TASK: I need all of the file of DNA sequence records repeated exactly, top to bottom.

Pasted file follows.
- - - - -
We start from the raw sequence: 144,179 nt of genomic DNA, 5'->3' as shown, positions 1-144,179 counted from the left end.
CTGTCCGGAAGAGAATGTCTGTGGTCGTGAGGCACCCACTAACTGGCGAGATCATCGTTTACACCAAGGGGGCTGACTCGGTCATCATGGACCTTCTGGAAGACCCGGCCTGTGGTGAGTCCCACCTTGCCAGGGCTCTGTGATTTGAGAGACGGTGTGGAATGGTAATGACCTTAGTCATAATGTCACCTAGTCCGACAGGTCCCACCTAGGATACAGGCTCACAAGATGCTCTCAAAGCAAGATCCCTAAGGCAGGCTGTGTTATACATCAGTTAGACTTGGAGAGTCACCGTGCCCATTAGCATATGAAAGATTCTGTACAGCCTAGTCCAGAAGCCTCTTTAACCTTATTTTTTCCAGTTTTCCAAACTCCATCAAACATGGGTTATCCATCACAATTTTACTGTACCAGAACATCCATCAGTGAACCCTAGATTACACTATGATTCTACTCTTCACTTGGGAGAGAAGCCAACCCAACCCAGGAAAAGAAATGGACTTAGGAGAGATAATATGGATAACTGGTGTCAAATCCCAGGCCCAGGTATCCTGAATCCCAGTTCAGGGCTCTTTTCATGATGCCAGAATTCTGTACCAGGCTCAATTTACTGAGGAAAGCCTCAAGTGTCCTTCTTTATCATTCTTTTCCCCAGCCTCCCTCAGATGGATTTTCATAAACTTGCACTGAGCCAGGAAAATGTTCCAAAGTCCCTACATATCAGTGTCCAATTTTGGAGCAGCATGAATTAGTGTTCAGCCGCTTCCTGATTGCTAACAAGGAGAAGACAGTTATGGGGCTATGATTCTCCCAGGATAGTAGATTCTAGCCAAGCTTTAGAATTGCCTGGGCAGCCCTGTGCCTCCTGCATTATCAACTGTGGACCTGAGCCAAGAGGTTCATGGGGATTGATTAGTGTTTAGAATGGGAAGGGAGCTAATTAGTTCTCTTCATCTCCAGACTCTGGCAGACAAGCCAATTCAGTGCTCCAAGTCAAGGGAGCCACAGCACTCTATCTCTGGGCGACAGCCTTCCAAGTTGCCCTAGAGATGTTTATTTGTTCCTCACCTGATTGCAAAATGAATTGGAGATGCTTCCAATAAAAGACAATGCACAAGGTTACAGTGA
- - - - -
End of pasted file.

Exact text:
We start from the raw sequence: 144,179 nt of genomic DNA, 5'->3' as shown, positions 1-144,179 counted from the left end.
CTGTCCGGAAGAGAATGTCTGTGGTCGTGAGGCACCCACTAACTGGCGAGATCATCGTTTACACCAAGGGGGCTGACTCGGTCATCATGGACCTTCTGGAAGACCCGGCCTGTGGTGAGTCCCACCTTGCCAGGGCTCTGTGATTTGAGAGACGGTGTGGAATGGTAATGACCTTAGTCATAATGTCACCTAGTCCGACAGGTCCCACCTAGGATACAGGCTCACAAGATGCTCTCAAAGCAAGATCCCTAAGGCAGGCTGTGTTATACATCAGTTAGACTTGGAGAGTCACCGTGCCCATTAGCATATGAAAGATTCTGTACAGCCTAGTCCAGAAGCCTCTTTAACCTTATTTTTTCCAGTTTTCCAAACTCCATCAAACATGGGTTATCCATCACAATTTTACTGTACCAGAACATCCATCAGTGAACCCTAGATTACACTATGATTCTACTCTTCACTTGGGAGAGAAGCCAACCCAACCCAGGAAAAGAAATGGACTTAGGAGAGATAATATGGATAACTGGTGTCAAATCCCAGGCCCAGGTATCCTGAATCCCAGTTCAGGGCTCTTTTCATGATGCCAGAATTCTGTACCAGGCTCAATTTACTGAGGAAAGCCTCAAGTGTCCTTCTTTATCATTCTTTTCCCCAGCCTCCCTCAGATGGATTTTCATAAACTTGCACTGAGCCAGGAAAATGTTCCAAAGTCCCTACATATCAGTGTCCAATTTTGGAGCAGCATGAATTAGTGTTCAGCCGCTTCCTGATTGCTAACAAGGAGAAGACAGTTATGGGGCTATGATTCTCCCAGGATAGTAGATTCTAGCCAAGCTTTAGAATTGCCTGGGCAGCCCTGTGCCTCCTGCATTATCAACTGTGGACCTGAGCCAAGAGGTTCATGGGGATTGATTAGTGTTTAGAATGGGAAGGGAGCTAATTAGTTCTCTTCATCTCCAGACTCTGGCAGACAAGCCAATTCAGTGCTCCAAGTCAAGGGAGCCACAGCACTCTATCTCTGGGCGACAGCCTTCCAAGTTGCCCTAGAGATGTTTATTTGTTCCTCACCTGATTGCAAAATGAATTGGAGATGCTTCCAATAAAAGACAATGCACAAGGTTACAGTGA